Method of analysis was independent t-test by using SPSS software version 19.

Results

In this descriptive-analytic study a total of sixty men in the age range of 20-50 year participated who half of them were employed and the other thirty men were unemployed.

Deliberation of the neuroticism factor resulted in the significant difference (p = 0.001) observed between the two group's mean scores which is higher among unemployed persons. By assessing the extroversion, the results showed that the score of extroversion is significantly higher among employed   people   rather   the   unemployed ones (p = 0.01), although the difference seems a little (5.59 vs. 5.04). Evaluation of the openness resulted in no significant difference between employed and unemployed people as the matter of this character (p=0.96). In regard of agreeableness, a great difference was achieved between studied groups with obviously higher score among employed persons  (p = 0.001). Comparing the scores of conscientiousness resulted in the higher score of employed persons, with significant difference, rather than unemployed persons (p = 0.01) (Table 1).

Table 1: Comparison the means of Five Personality Factors between two studied groups

Groups statistical  index

Mean(±SD)

Difference of the Means

t-value

Freedom degree

Significance level

Neuroticism

Employed

16.26±7.22

-6.90

-3.82

58

0.001

Unemployed

23.16±6.754

Extroversion

Employed

29.76±5.59

3.53

2.56

58

0.01

Unemployed

26.33±5.04

Openness

Employed

25.80±5.11

-0.066

-0.05

58

0.96

Unemployed

25.86±5.01

Agreeableness

Employed

36.20±4.83

5.20

3.77

58

0.001

Unemployed

29.00±5.79

Conscientiousness

Employed

36.73±5.45

4.25

2.55

58

0.01

Unemployed

32.53±7.30

Discussion

The current study aimed to conduct a comparative research of the five factors of personality among the male employed and unemployed persons.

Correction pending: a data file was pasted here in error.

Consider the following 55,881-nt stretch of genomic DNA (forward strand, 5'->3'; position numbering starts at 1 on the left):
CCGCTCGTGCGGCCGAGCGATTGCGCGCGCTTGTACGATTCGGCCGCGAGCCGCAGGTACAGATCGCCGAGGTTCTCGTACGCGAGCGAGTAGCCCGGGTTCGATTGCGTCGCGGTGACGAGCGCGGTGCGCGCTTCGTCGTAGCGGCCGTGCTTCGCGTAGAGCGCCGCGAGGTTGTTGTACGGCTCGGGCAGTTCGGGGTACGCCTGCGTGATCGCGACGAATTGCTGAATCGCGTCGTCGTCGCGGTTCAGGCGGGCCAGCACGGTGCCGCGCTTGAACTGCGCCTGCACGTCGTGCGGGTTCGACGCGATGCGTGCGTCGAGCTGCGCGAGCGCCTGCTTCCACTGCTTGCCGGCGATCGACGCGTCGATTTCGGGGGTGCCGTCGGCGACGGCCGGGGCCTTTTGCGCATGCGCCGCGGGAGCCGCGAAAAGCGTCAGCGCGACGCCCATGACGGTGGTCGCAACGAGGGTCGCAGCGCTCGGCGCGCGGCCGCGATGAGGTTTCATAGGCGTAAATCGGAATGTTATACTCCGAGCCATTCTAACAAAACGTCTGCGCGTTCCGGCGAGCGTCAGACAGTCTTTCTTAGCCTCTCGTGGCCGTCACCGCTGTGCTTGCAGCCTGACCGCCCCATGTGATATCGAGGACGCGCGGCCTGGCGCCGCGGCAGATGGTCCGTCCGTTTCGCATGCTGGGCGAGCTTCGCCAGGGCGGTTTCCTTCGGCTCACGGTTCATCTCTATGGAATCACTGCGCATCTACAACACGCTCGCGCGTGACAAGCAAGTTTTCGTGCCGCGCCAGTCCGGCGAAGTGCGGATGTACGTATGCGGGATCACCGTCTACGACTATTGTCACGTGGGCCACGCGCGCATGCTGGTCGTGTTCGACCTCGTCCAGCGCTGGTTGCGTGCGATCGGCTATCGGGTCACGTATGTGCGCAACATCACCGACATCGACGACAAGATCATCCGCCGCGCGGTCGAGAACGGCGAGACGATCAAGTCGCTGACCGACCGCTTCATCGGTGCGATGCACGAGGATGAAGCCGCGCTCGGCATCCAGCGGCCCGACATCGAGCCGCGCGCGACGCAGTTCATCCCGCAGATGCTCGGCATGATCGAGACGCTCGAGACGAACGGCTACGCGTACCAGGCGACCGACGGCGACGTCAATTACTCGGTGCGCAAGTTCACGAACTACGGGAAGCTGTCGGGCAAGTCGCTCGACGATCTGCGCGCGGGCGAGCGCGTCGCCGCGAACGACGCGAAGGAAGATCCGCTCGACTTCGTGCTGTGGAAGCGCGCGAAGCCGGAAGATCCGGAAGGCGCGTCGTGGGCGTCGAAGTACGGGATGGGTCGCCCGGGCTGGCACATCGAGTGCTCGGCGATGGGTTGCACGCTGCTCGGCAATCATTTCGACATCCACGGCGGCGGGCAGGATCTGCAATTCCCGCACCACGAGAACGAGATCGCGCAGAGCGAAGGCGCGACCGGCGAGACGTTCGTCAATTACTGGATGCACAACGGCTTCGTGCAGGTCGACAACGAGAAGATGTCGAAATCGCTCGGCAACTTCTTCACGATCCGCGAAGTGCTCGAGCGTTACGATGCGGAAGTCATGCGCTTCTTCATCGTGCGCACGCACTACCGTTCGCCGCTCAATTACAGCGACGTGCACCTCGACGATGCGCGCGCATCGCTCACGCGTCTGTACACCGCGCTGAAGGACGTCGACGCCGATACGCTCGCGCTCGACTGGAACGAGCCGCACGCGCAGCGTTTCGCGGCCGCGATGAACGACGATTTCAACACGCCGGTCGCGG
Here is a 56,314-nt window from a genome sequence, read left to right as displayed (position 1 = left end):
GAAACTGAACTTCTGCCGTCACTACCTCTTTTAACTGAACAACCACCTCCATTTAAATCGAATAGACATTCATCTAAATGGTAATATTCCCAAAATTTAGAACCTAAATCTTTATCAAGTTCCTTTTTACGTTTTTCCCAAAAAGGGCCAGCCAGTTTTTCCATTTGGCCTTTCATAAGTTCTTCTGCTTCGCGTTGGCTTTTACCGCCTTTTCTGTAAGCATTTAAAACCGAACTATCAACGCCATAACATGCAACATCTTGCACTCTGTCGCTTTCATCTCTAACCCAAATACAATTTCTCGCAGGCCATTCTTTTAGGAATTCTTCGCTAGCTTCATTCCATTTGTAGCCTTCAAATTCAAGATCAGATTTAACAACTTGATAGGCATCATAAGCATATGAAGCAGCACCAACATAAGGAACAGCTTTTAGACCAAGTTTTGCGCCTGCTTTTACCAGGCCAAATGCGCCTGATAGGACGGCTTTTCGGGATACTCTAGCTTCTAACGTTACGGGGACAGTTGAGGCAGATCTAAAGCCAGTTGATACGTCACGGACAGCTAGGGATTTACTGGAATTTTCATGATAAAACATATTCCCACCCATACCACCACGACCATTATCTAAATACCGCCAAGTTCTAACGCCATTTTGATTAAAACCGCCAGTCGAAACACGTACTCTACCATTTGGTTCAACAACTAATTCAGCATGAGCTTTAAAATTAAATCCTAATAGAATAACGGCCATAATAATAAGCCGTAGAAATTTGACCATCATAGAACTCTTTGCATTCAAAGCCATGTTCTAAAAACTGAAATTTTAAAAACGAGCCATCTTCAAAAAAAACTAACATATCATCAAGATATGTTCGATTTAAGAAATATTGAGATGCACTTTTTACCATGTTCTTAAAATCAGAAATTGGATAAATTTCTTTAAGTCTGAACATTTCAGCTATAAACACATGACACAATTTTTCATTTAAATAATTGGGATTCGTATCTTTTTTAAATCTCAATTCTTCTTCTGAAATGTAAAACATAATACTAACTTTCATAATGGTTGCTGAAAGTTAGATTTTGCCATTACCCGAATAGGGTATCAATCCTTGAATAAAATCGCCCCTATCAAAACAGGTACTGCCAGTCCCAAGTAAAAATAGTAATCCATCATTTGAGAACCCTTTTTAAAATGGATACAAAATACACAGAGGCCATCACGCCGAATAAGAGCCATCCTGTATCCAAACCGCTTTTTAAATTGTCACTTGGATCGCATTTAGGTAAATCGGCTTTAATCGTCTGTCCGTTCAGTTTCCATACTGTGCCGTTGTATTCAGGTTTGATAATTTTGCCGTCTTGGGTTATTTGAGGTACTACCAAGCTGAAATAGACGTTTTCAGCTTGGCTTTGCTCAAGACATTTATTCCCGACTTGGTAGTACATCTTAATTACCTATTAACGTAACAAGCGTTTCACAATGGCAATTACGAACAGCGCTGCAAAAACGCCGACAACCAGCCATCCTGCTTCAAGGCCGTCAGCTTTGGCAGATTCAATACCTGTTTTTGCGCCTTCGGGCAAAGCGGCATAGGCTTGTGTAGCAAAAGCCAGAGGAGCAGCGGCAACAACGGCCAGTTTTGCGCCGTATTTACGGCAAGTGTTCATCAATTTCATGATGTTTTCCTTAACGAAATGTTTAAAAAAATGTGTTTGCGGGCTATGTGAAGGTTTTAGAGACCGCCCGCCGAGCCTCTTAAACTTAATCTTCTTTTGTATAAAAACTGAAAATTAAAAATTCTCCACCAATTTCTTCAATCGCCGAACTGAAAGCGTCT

The results determined a significant difference between employed and unemployed male as the matter of neuroticism, so that the unemployed group were more neurotic. In a study by Khakpour et al. in Iran, it has been found that, among personality traits, neuroticism– defined as the tendency to express anxiety, fear, negative affect or self-reproach – was significantly related to job performance (task-contextual) (26). In another study carried out by Boudreau et al. neuroticism was shown to be related positively to job search (27). Michel et al., in a meta-analytic review have shown that it is related to negative work–nonwork spillover (β = -0.29) (28). Uysal and Pohlmeier, empirical findings in the study about "unemployment duration and personality" reveal that the personality trait, neuroticism has a strong impact on the instantaneous probability of finding a job, as a negative effect. Based on individual unemployment data taken from the German Socio-Economic Panel (SOEP) also it has been confirmed (29). In the study of O’Sullivan et al. neuroticism significantly contributed to length of prior employment among persons with low education (30). Sue describing a study co-written by David Strauser, at the University of Illinois about the effect of personality traits on employment, reports the personality trait, neuroticism was found to be predictor of contextual work behavior self-efficacy. People who scored higher in neuroticism reported lower confidence in performing work behaviors. The results also indicated that neuroticism was significantly related to length of prior employment for people who had a high school education or less but not for people who had postsecondary education (31). Viinikainen et al. by a longitudinal research on personality and unemployment, found that neuroticism was associated with longer durations of individual unemployment spells (9).